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Lecture

Electrophysiology of Neurons

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Department
Biology
Course
BIOL 1117
Professor
Christopher Richardson
Semester
Fall

Description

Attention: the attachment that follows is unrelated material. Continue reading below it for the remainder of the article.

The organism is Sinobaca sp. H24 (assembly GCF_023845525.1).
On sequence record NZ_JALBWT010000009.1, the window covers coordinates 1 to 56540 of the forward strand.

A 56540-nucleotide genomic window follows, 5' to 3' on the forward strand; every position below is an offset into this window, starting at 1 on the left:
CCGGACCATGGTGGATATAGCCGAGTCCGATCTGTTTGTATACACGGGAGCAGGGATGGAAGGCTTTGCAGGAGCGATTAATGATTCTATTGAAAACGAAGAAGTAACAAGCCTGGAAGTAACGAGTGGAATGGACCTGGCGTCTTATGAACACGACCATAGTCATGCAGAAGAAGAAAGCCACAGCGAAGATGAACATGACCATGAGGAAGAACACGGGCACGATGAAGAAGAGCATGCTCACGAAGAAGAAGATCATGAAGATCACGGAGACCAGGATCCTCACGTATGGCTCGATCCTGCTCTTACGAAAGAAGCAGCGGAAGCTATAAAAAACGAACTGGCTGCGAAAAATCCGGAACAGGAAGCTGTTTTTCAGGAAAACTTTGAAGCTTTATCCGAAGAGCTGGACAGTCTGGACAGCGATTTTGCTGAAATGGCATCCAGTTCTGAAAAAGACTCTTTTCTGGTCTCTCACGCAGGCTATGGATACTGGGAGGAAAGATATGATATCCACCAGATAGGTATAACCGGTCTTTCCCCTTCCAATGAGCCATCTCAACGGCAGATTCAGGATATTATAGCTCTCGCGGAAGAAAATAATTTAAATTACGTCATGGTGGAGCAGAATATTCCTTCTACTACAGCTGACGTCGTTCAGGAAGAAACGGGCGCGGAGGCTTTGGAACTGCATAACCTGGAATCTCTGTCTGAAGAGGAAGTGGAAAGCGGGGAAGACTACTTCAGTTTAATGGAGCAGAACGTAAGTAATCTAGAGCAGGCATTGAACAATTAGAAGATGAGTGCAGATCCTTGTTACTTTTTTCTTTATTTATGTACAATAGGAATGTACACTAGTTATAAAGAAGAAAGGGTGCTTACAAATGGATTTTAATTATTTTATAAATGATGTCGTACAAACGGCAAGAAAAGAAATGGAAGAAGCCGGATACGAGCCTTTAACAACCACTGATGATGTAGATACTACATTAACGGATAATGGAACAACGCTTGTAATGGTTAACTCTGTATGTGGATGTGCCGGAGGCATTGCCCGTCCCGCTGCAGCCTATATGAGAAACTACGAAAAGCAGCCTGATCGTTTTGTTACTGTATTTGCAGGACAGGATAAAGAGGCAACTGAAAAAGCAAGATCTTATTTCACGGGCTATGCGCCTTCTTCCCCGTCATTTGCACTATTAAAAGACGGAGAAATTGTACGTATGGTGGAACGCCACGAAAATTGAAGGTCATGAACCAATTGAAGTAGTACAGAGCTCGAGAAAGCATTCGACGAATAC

L23-Nervous Tissue 11/4/2013 • Electrical Potentials and Currents o An important focus of neurophysiology is the study: 1) the mechanism for generating an electrical signal in a neuron and 2) the mechanism for transmitting useful information from one cell to another cell o electrophysiology: cellular mechanisms for producing electrical potentials and currents  basis for neural communication and muscle contraction o electrical potential: a difference in the concentration of charged particles between two points which has the potential to do work o Recall that electrical potential or voltage is the energy required to move a unit electrical charge in a static electric field o electrical current: a flow of charged particles from one point to another  electrical potential between charges tends to make charged particles flow  If charges are opposite, current will bring them together; but if charges are the same, then the current will separate them  voltage (or electrical potential)/resistance = current (V/R = I)  For given R, if increase V increase I  For given V, if increase R decrease I; materials like myelin with high electrical R which then reduce current are known as electrical insulators while those with low R will increase current and are known as electrical conductors o in the body, currents are movement of ions, such as Na or K through gated channels in the plasma membrane; open or closed by stimuli which enables the cell to turn electrical current on or off o When an electrical potential exists between two points, such as the poles of a battery, they are said to be in a polarized state o living cells are polarized o resting membrane potential (RMP): charge difference across the plasma membrane  -70 mV in a resting, unstimulated neuron  negative value means there are more negatively charged particles on the inside of the membrane than on the outside • Resting Membrane Potential o RMP exists because of unequal electrolyte distribution between extracellular fluid (ECF) and intracellular fluid (ICF). o Thus, tiny excess of negative ions are inside the cell with o electrical attraction across membrane of cations and anions to each other o More negative inside means cell attracts ECF cations to its outer surface while repelling the ECF anions o RMP results from the combined effect of two factors:  specific ions that diffuse down their concentration gradient through the membrane  plasma membrane is selectively permeable and allows some ions to pass more easily than others • Creation of Resting Membrane Potential + o potassium ions (K ) have the greatest influence on RMP  plasma membrane is more permeable to K than any other ion  Membrane is most leaky to K+ because a few K+ channels stay open even at rest  cytoplasmic anions can not escape due to size or charge (phosphates, small organic acids, proteins,ATP, and RNA)  K leaks out due to diffusion down concentration gradient  negative electrical charge of ICF starts to attract K back in and + equilibrium is reached and net diffusion of K outward stops  Movement of K+ ions out of cell due to concentration gradient is now equal but opposite the movement back in of K+ due to the electrical gradient which attracts positive ions back towards negative charge of cell  The membrane potential is now negative enough to produce opposite but equal flux to concentration gradient.  The magnitude of the equilibrium potential (in mV) for any ions type depends on the concentration gradient for that ion across the membrane  The larger the concentration gradient, the larger the equilibrium potential required because a larger, electrically driven movement of ions will be required to balance the movement of ions due to the concentration gradient (concentration difference)  At equilibrium, K+ is about 30-40x as concentrated in the ICF as in the ECF  *Potassium has single greatest influence on resting membrane potential of neuron  As potassium leaves, you see an increasing net negative charge in the ICF o resting membrane much less permeable to high concentration of sodium (Na ) found outside the cell  But some leaks in; diffuses into the cell down its concentration gradient  Sodium leaking back in makes the RMP of cell less negative than if due to only K+ leaking out  Nonetheless, the RMP generated across the membrane is due more to K+ flux down its concentration gradient out of the cell than sodium flux down its concentration gradient into the cell  At equilibrium, Na is about 10-12 times more concentrated in the ECF than the ICF o Na /K pumps works continuously to compensate for Na+ and K+ leakage  creates the concentration gradients which indirectly contribute to the membrane potential  3 Na out for every 2 K it brings in using oneATP  The unequal transport of positive ions also directly contributes to membrane potential by making the inside of the cell more negative than it would be by simple ion diffusion alone  The Na+–K+ pump accounts for about 70% of theATP requirement of the nervous system
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